Unigraphic Inc. : Widening the (Digital) Gap
New England has long enjoyed a string of disruptive influences. Paul Revere stirred the masses against the British, and even helped chuck some Lipton overboard during the Boston Tea Party in 1773. William Lloyd Garrison founded the abolitionist newspaper The Liberator, calling for the emancipation of all slaves. A number of Beantown writers left their mark on society, including Nathaniel Hawthorne, Oliver Wendell Holmes Sr. and Henry Wadsworth Longfellow. And Ralph Waldo Emerson challenged us through his essays and poems.
(And, for you sports fans, we couldn’t possibly leave out the 2004 Boston Red Sox and their improbable comeback from a 3-0 series deficit against the arch-rival New York Yankees en route to the eventual World Series title. So, we’ll add Dave Roberts and his game four steal of second while trailing by a run in the ninth inning.)
Well, not quite a half-hour north of Boston is one of the printing industry’s noise makers, a firm that is well aware that change can be necessary and good. UniGraphic Inc., of Woburn, MA, has witnessed a revolution of its own since its 1964 founding as a prepress house. Certainly, any printing company that has survived nearly 50 years has needed to make adjustments along the way in order to keep the doors open. But the brother trio of Bob, Mike and Jack Quinlan have grown their business from roughly a $19 million entity in 2008 to $31 million in revenues last year, with targeted sales of $38 million for 2012.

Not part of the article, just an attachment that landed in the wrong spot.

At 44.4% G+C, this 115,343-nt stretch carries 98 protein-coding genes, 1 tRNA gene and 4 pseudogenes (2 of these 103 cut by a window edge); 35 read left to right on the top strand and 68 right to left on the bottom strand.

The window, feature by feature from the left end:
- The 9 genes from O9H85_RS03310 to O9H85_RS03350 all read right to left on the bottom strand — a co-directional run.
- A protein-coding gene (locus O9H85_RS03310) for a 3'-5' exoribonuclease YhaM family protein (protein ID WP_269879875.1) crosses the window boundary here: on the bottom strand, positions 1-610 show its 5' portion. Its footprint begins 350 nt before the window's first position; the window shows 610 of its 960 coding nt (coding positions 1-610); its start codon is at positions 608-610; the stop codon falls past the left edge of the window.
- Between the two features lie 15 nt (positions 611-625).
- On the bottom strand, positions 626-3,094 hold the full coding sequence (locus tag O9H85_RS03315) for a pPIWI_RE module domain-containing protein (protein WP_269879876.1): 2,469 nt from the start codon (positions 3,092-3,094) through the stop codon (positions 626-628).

Sure, some of the boost in sales was aided by the acquisition of two firms: Synergy Graphics of Wilmington, MA, in 2005 and Vermillion of Derry, NH, in 2009. But the Quinlans have been aggressive in their approach to growth since acquiring the firm in September of 2000. UniGraphic was a straight-ahead commercial printer at that point but, within the next eight years, the firm would add wide- and super-wide-format printing, digital printing, direct mail and fulfillment to its menu.